October 20, 2007 / 4:47 PM / 11 years ago

Media watchdogs denounce death of Somali reporter

(Adds RSF quote, para 7)

By Abdi Sheikh

MOGADISHU, Oct 20 (Reuters) - Relatives on Saturday buried the latest victim of a series of attacks on journalists in Somalia, a senior broadcaster shot dead the previous night in what media watchdogs called a politically motivated killing.

Unidentified men shot acting Radio Shabelle Chairman Bashir Nur Gedi lat on Friday, bringing to at least eight the number of journalists killed in the Horn of Africa nation this year.

He was buried in the capital Mogadishu on Saturday.

The Somali press freedom group the National Union of Somali Journalists (NUSOJ) said the killing was politically motivated.

"It is totally intolerable and sends a clear message to each media person that his or her life is at risk because of his or her media activity," Omar Faruk Osman, NUSOJ Secretary-General, said in a statement.

"We have been appealing to political groups to end killing of media people, but no group listens," Osman said.

Watchdog Reporters Without Borders urged Somali authorities and its international partners to act: "By taking no action in this climate of total impunity, those who could be in a position to stop these murders will end up becoming accomplices."

As the journalist was buried, authorities in the northern state of Puntland arrested three reporters for Radio Garowe after the station aired a story critical of the national security service, NUSOJ said.

The Puntland government made no immediate comment.

Journalists in Somalia, which has been in a state of anarchy since dictator Mohamed Siad Barre was overthrown in 1991, routinely face violence, arbitrary imprisonment and harassment.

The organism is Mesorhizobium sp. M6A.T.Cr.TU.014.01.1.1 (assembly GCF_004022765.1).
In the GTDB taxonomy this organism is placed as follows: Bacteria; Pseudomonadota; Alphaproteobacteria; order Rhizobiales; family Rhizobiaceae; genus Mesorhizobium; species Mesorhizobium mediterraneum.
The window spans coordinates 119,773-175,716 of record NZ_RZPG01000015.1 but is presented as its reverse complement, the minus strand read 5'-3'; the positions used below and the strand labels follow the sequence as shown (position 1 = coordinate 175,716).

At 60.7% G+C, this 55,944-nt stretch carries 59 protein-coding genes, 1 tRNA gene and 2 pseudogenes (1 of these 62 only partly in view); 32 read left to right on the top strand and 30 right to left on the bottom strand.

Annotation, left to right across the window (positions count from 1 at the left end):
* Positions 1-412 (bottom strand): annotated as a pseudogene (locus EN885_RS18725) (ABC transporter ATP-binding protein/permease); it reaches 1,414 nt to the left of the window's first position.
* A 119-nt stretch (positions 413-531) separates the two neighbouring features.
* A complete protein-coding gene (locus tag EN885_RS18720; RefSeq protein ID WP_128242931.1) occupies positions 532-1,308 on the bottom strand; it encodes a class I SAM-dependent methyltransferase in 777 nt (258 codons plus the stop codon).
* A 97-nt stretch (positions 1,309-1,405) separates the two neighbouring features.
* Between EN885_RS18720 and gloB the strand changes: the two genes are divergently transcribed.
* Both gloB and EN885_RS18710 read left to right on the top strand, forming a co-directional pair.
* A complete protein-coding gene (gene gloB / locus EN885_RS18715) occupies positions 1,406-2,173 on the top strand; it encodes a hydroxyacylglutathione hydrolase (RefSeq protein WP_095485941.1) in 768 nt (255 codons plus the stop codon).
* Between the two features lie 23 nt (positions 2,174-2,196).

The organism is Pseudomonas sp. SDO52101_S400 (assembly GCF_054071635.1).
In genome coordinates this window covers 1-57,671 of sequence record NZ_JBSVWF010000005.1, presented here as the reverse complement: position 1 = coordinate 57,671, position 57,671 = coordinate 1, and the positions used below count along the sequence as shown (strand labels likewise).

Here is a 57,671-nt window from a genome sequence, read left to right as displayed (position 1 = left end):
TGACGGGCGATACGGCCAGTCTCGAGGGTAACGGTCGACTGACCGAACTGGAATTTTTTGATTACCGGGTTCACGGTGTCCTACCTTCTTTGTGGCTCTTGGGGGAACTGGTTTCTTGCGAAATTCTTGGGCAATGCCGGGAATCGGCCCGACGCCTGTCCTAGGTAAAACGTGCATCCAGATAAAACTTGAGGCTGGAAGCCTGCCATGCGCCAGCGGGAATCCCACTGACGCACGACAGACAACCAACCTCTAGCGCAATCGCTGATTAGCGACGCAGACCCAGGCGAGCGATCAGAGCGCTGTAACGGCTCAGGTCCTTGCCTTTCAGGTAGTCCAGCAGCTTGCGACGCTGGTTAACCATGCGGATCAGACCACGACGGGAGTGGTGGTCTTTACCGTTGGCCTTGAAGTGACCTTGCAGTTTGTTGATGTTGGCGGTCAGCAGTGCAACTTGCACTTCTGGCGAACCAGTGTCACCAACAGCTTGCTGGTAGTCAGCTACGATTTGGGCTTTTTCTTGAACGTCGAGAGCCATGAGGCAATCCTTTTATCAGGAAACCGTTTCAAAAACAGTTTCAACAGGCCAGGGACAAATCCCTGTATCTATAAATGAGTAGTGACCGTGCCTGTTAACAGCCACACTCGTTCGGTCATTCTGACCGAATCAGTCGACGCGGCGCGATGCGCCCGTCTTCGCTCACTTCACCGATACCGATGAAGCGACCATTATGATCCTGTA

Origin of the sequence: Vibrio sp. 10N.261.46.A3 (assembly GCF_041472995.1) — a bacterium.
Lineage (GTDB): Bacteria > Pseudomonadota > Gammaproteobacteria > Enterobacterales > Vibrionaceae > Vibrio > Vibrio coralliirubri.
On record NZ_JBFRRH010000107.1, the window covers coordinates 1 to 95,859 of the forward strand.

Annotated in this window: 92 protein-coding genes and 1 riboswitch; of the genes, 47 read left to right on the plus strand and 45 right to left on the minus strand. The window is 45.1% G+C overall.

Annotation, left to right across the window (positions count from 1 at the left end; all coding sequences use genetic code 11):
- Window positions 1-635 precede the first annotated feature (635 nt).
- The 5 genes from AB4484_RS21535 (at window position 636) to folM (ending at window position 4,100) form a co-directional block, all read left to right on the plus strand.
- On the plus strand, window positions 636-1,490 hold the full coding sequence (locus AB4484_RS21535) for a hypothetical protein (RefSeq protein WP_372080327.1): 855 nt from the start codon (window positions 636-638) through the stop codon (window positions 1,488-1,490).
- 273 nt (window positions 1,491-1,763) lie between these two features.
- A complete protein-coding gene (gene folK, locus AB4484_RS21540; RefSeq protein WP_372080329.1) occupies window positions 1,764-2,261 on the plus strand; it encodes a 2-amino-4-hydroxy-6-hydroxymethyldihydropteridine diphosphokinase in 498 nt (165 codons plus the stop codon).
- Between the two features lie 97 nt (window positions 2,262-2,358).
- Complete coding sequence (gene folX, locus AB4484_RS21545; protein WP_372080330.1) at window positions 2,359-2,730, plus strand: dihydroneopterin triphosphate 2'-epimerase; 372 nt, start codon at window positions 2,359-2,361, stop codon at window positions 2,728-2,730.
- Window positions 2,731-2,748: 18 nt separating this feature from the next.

The danger has intensified since the Somali government, with Ethiopian military help, expelled Islamist militants from Mogadishu last New Year.



POLITICAL DUEL

Journalists have faced attacks from both the government and insurgents angered by critical reporting in Somalia’s media, one of the few vibrant institutions left after years of lawlessness.

Independent Radio Shabelle, which is involved in radio, Internet and news photography, was under siege all week and last month was fired on by government troops. That resulted in a two-week shut-down of broadcasting.

The government in September rounded up 18 of the broadcaster’s journalists.

In January and June, the government ordered Shabelle and fellow broadcasters HornAfrik and IQK Koranic radio off the air.

Somalia’s Prime Minister Ali Mohamed Gedi landed on Saturday in Baidoa, the south-central town where the Somali interim parliament sits, after a visit to Ethiopia for consultations with his allies in its government.

President Abdullahi Yusuf is again trying to oust Gedi, having failed with a no-confidence vote attempt last year.

The two have feuded almost since they took office in late 2004 at the head of Somalia’s 14th attempt to form a government in 15 years.

The parliament must decide whether Gedi’s term has expired as Yusuf argues. Gedi says he has 14 more months to run, and lobbied legislators again at a lunch on Saturday. (Additional reporting by Aweys Yusuf in Baidoa)





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